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Fusions of Past and Future

Akira Yamaguchi, using traditional Japanese-style painting techniques, depicts samurai warriors and contemporary people together in landscapes where skyscrapers and Edo Period architecture intermingle. The artist, whose works have attracted widespread acclaim for their distinctive style, spoke about the spirit of subculture.

Akira Yamaguchi is a leading artist in Japan’s art world. In the 2000s his signature works People Making Things and Narita International Airport: View of Flourishing New South Wing created shockwaves. His painting style—which fuses the past, present, future, imagination, humor and sarcasm into painterly touches evoking Yamato-e and ukiyo-e—slashed open a path to the forefront of modern art. His battle scenes featuring motorcycle horses and cyborg samurai, and his erotic Buddhist paintings have delighted fans everywhere.

On the other hand, when his career and awards are examined, Yamaguchi appears to be an traditionalist as a Japanese artist. After graduating from one of the most prestigious academic institutions in the Japanese art world—the Tokyo National University of the Arts—with a master’s degree in oil painting, he was the runner-up in the fourth Okamoto Taro Memorial Award for Contemporary Art contest, and won the 12th Kobayashi Hideo Award for his book Hen na Nihon Bijutsushi (published by Shodensha in 2012). He was one of seventeen artists worldwide selected to design official art posters for the FIFA World Cup Tournament South Africa 2010 as well, and has been named the primary artist for Dogo Art 2016, an art festival to be held at Dogo Onsen in Ehime Prefecture, said to be the oldest hot spring spa in Japan. He is also scheduled to hold another solo exhibition this fall. All of these events are eagerly awaited by fans of his works throughout the world. As an established and popular master artist, is it appropriate to classify him as a subcultural figure?

Yamaguchi responds in a consistently calm and easygoing manner. “I am not particularly interested in how I am categorized. Whether I am in the subculture or part of mainstream culture is just a matter of domain—whether I am outside the fence or inside it.”

Also highly acclaimed as an art theoretician, Yamaguchi untangles the nuances of the history of art in Japan and abroad. “In the history of post-Meiji Restoration Japanese art, there has been a tendency to move from one particular style taken from abroad to another, without any sense of continuity between them. By contrast, in the West there is a layering process of superimposition, in which existing forms would be disavowed and then renewed.”

These structural differences between Japan and the West were the truths that compelled him to redirect his creativity during his student years. While Yamaguchi’s Japanese painterly style distinguishes him, he majored not in Japanese painting but oil painting.

“The oil painting styles I studied as an art student at university were a form of painting imported from the West during the Meiji Period. A Western method is only fully realized when one possesses a Western spirit, so when a Japanese person paints in that style and some form of Japanese spiritual element were to appear—for example, a Rinpa school style—it would be deemed improper and corrected. I realized that such a process was, in the end, merely an act of imitation, and experienced an impending sense of crisis that we would never attain our own methods of expression.”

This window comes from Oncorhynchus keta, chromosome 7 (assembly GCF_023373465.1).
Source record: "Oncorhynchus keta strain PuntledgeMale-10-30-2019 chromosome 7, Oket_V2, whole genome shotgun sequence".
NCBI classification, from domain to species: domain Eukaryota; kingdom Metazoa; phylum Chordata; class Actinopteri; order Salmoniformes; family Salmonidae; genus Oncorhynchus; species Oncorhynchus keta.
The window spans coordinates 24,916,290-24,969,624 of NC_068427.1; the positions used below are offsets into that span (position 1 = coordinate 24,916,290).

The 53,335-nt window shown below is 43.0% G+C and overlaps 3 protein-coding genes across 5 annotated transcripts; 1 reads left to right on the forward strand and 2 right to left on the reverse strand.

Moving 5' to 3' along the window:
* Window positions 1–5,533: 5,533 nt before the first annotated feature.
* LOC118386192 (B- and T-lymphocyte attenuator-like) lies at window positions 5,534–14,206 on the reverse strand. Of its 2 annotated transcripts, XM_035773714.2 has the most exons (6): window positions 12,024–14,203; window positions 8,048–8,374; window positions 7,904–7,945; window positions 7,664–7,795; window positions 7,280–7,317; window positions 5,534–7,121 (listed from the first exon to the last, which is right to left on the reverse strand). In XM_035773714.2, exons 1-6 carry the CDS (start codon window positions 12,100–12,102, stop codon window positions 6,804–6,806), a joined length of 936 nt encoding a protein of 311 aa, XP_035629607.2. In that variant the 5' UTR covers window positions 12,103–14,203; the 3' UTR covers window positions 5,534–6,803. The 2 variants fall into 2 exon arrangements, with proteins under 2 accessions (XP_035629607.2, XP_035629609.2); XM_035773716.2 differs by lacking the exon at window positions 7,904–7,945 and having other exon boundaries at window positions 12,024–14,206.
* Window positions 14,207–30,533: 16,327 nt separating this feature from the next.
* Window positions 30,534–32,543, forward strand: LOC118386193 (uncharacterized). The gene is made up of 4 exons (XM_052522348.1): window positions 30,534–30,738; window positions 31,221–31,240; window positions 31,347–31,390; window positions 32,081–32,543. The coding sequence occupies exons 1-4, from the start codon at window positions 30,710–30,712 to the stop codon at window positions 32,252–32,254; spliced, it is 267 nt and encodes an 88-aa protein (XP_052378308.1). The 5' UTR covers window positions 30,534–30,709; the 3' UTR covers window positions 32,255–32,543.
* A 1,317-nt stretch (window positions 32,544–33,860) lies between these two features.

“The act of ‘misreading’ something imported from outside one’s own domain also becomes a refinement of the imported culture,” he adds. Going back to the styles of the past to which he hoped to apply his “power of misreading,” Yamaguchi began to immerse himself in painting based on the past and thoroughly indoctrinate himself in those methods. He terms this period of practice “an exercise in form.”

“I allowed my hand to imitate the styles superficially until it achieved comprehension,”
Yamaguchi says, revealing his inner feelings as an artist. “I think of it as expressing techniques of the past through a contemporary sensibility, a struggle just like what painters of the recent past were working to accomplish using oil painting. It is not at all something that can be indulged in. I am in pursuit of perfect beauty, and I work in the hope of someday reaching that pinnacle.” He is against facile sampling of the past and simple-minded suturing of the new and the old, and is not one to rest in his quest for beauty.

“I only see the path ahead of me,” he says simply. The goals: to avoid becoming trapped in old genres, to resist withering away, and to struggle and escape from the enclosures of an ever-expanding domain. Perhaps subcultures are a display of such wildness at heart. In that sense, Yamaguchi—who already refuses to live peacefully or compromise himself within existing forms—is an embodiment of the subcultural spirit.

1: People Making Things (2001)
oil on canvas
112 x 372 cm
photo by KIOKU Keizo
©YAMAGUCHI Akira, Courtesy of Mizuma Art Gallery

2: Narita International Airport: View of Flourishing New South Wing (2005)
pen, watercolor on paper
96.5 x 76 cm
©YAMAGUCHI Akira, Courtesy of Mizuma Art Gallery